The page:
“It is appalling that Los Angeles is the only major US city that does not allow sidewalk vending,” Huizar said. “We cannot continue to allow an unregulated system that penalizes hard-working, mostly immigrant, vendors with possible criminal misdemeanor charges, particularly in the current political environment.
“These people are not asking for a handout, they are asking for an opportunity to lift themselves up and provide for their families. I encourage all my colleagues on the City Council to give them the chance they so desperately need and deserve.”
The effort to control street vending dates back to 1974 when the LA Council first approved an ordinance to prohibit street sales, only to have then Mayor Tom Bradley veto the measure.
In January 1994, the Special Sidewalk Vending District Ordinance was enacted to allow selling in eight pre-designated areas of Los Angeles as a two-year pilot program. When the “sunset clause” was removed after two years, it opened the possibility of creating these districts indefinitely. But that never came to fruition.
Today an estimated 20,000 vendors enrich the city’s streets, selling fresh fruit and merchandise and goods on numerous sidewalks and corners.
But while Los Angeles is a hotbed of street food, it is the only one of the country’s 10 largest cities that completely outlaws sidewalk vending.
In 2015, an organization of street vendors filed suit against the Los Angeles Police Department and a business improvement district for illegally seizing and destroying vendors’ carts, dollies, and other personal belongings.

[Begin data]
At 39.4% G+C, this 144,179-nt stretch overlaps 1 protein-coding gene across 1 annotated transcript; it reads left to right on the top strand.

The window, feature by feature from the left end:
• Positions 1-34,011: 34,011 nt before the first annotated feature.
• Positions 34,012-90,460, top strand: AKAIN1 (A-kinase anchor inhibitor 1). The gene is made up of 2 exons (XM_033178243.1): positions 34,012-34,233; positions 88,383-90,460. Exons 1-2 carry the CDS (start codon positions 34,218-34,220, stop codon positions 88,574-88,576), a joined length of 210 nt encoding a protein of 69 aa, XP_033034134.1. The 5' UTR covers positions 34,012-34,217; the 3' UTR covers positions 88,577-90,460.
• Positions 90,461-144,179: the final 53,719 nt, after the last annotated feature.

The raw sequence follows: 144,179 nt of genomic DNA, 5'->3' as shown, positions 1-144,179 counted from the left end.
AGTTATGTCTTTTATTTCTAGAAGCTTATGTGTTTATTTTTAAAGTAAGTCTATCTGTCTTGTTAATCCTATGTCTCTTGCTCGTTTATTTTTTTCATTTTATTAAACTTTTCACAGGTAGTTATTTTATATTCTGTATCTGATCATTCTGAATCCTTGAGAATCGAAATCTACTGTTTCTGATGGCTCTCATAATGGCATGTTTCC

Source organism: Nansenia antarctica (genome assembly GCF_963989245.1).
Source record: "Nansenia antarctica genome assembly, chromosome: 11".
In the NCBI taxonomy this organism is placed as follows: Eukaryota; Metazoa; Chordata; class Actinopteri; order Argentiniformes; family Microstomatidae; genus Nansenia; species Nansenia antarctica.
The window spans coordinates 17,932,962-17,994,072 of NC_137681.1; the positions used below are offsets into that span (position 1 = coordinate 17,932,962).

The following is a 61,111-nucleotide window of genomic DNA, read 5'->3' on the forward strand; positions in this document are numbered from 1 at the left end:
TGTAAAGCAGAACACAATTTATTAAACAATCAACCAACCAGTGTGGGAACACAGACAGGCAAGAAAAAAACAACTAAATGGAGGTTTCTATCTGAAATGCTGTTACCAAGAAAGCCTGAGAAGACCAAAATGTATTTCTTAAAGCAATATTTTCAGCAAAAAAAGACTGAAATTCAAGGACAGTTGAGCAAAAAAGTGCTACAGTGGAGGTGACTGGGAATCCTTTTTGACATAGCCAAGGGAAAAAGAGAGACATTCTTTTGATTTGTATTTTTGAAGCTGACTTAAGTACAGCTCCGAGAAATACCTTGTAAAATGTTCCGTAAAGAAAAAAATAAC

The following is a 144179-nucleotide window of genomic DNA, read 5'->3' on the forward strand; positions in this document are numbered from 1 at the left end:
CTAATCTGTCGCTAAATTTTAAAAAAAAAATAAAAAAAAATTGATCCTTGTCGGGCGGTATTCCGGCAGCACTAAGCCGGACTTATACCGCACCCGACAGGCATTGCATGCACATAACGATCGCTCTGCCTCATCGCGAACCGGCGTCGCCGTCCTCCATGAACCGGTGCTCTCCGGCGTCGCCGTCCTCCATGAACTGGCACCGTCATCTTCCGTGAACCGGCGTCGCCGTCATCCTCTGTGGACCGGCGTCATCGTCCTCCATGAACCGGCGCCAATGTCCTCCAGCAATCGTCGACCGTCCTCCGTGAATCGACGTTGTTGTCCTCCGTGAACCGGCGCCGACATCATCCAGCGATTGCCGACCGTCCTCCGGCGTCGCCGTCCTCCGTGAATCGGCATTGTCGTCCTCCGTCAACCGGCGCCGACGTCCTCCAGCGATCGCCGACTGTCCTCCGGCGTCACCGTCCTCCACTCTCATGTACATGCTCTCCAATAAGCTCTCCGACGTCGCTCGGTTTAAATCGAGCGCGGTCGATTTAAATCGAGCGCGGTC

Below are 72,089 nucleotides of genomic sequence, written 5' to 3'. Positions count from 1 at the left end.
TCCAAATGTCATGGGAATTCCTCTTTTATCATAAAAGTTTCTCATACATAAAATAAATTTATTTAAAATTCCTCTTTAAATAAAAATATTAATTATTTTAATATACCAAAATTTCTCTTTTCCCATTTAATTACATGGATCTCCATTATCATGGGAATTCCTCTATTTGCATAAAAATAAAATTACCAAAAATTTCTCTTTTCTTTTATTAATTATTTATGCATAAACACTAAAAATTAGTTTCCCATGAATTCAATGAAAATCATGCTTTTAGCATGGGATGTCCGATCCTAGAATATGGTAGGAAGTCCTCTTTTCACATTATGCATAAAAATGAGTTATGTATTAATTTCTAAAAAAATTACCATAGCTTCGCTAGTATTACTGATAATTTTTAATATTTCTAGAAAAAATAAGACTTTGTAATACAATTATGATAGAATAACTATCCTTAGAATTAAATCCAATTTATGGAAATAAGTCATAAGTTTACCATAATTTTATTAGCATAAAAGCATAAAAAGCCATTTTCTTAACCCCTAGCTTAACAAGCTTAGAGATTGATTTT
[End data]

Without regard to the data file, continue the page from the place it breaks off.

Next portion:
The suit — filed in federal court by the Legal Aid Foundation of Los Angeles (LAFLA), the National Lawyers Guild (NLG), the ACLU Foundation of Southern California (ACLU SoCal), and the law firm of Schonbrun, Seplow, Harris & Hoffman — claimed LAPD’s practice was unconstitutional, violated the vendors’ Fourth Amendment right to be free from unreasonable seizures, and also their 14th Amendment right to due process.
“Every day in Los Angeles street vendors have their hard earned property illegally confiscated and destroyed,” said Cynthia Anderson Barker, an NLG attorney at the time. “They are penalized as they struggle to support their families. This lawsuit targets unjust law enforcement practices that push these productive members of our community further into poverty.”
Doug Smith, an attorney with Public Counsel, said that the vendors generate as much as $43-million into the Los Angeles economy, almost all of which is spent locally. It is estimated that each street vendor earns an average of about $10,000 a year.
Clare Fox, director of Policy and Innovation at the Los Angeles Food Policy Council, also urged city officials to follow the example of New York, Chicago, Philadelphia and Portland, all of which have working street vending laws.
Gil said for now she breathes easier, and this coming Sunday will head out to sell much more confidently.
Contrary to the unfair competition businesses claim against street vendors, “it is the customer who ultimately decides” whom who they want to buy from, Gil said.
“We don’t interfere a lot in their sales,” she noted.